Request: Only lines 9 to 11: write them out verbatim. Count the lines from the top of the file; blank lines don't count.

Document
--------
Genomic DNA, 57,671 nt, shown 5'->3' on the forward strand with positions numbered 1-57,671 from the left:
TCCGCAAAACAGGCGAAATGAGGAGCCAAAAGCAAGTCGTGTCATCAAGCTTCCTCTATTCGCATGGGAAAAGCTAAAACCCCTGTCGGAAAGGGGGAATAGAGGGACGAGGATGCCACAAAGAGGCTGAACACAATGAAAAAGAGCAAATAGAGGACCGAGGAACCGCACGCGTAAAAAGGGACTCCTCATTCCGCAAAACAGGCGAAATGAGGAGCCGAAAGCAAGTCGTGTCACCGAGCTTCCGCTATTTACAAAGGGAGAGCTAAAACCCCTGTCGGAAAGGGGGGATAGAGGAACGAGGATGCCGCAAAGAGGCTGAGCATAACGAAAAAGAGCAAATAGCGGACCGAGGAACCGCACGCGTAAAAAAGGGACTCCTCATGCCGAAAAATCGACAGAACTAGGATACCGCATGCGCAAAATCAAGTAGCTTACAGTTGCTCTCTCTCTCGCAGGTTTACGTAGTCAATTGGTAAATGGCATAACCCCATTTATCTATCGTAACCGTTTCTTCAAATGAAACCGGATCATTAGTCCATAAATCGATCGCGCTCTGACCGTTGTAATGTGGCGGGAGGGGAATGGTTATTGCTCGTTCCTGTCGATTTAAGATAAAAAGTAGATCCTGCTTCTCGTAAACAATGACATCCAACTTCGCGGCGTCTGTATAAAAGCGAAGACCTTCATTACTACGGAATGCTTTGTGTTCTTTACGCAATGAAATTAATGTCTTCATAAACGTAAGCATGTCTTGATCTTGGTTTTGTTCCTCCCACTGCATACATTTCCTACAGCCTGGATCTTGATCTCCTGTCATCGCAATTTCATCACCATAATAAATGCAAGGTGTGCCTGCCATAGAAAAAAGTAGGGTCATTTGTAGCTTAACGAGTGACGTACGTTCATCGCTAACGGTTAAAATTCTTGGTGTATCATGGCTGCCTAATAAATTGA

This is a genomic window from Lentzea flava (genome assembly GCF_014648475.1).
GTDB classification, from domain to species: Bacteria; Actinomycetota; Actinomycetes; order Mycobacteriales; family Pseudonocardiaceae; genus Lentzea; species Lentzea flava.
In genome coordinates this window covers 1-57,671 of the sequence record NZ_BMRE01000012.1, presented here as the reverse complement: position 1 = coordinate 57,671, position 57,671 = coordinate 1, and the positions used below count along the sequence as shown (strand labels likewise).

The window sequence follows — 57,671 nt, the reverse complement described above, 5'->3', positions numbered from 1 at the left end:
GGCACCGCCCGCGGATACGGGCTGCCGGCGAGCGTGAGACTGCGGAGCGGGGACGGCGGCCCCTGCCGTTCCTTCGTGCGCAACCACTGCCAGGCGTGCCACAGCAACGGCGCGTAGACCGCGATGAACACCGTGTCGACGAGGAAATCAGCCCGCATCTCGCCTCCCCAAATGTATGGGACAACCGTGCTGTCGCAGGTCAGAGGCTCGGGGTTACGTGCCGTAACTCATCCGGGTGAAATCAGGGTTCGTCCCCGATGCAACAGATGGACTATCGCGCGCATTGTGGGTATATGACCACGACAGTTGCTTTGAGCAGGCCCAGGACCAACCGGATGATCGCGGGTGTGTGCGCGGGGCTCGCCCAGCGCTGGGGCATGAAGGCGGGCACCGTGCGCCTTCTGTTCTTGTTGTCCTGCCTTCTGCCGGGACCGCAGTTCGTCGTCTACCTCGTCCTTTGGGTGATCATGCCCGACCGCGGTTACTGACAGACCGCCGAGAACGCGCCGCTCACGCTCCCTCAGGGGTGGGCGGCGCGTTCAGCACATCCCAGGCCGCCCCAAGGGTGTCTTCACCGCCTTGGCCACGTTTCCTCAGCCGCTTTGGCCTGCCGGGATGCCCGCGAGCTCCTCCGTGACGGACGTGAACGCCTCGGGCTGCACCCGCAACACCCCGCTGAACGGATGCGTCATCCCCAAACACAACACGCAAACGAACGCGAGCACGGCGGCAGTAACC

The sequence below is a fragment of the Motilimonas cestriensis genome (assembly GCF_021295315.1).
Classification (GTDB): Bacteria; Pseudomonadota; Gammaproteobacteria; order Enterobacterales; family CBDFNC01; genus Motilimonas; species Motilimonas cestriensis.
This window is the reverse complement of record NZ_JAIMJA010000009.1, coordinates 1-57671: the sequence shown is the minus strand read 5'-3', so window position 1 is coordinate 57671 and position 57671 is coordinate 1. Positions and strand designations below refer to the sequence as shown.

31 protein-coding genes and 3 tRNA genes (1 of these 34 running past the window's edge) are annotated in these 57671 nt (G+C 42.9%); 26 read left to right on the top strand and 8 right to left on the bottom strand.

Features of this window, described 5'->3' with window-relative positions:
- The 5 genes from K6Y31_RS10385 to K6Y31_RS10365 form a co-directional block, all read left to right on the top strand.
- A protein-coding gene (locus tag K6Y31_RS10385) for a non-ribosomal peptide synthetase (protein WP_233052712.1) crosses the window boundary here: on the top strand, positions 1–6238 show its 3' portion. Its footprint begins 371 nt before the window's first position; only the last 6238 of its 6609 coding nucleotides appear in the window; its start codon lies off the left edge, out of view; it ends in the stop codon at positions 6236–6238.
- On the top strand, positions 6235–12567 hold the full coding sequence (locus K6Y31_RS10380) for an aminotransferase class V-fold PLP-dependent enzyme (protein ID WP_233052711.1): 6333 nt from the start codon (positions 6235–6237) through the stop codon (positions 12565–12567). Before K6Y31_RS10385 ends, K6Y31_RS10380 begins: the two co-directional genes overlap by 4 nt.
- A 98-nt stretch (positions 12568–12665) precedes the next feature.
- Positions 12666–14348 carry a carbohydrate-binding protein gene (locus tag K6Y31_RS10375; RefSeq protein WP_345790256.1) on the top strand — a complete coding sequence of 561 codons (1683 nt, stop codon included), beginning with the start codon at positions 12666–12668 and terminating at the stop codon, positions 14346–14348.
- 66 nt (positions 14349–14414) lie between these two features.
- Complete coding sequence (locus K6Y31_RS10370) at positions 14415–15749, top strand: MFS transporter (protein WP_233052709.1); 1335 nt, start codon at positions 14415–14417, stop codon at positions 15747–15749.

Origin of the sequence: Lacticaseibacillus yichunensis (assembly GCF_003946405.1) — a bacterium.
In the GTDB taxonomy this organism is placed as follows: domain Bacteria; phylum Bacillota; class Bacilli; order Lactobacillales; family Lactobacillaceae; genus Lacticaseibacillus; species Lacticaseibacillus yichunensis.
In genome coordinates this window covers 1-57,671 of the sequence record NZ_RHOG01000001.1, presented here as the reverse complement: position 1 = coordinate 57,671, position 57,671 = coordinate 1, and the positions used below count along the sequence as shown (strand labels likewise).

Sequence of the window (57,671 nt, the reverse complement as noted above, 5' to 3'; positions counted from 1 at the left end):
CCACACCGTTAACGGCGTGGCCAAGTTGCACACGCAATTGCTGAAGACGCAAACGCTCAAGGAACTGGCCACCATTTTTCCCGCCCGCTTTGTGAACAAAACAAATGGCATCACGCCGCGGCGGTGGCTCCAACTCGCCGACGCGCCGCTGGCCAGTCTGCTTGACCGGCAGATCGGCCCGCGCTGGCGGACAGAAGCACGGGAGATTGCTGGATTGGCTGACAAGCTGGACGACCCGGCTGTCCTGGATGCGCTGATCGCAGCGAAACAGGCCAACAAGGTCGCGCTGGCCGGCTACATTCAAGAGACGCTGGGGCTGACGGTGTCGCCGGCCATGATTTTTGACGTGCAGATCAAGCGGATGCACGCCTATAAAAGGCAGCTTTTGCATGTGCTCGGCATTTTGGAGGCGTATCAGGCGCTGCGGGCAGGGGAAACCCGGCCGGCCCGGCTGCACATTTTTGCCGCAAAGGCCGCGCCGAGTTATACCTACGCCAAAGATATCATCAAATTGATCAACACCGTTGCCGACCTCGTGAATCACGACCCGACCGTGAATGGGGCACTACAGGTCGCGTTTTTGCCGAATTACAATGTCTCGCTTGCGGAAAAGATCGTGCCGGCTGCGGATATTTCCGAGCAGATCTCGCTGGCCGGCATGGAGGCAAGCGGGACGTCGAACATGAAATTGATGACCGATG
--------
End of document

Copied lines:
Classification (GTDB): Bacteria; Pseudomonadota; Gammaproteobacteria; order Enterobacterales; family CBDFNC01; genus Motilimonas; species Motilimonas cestriensis.
This window is the reverse complement of record NZ_JAIMJA010000009.1, coordinates 1-57671: the sequence shown is the minus strand read 5'-3', so window position 1 is coordinate 57671 and position 57671 is coordinate 1. Positions and strand designations below refer to the sequence as shown.

31 protein-coding genes and 3 tRNA genes (1 of these 34 running past the window's edge) are annotated in these 57671 nt (G+C 42.9%); 26 read left to right on the top strand and 8 right to left on the bottom strand.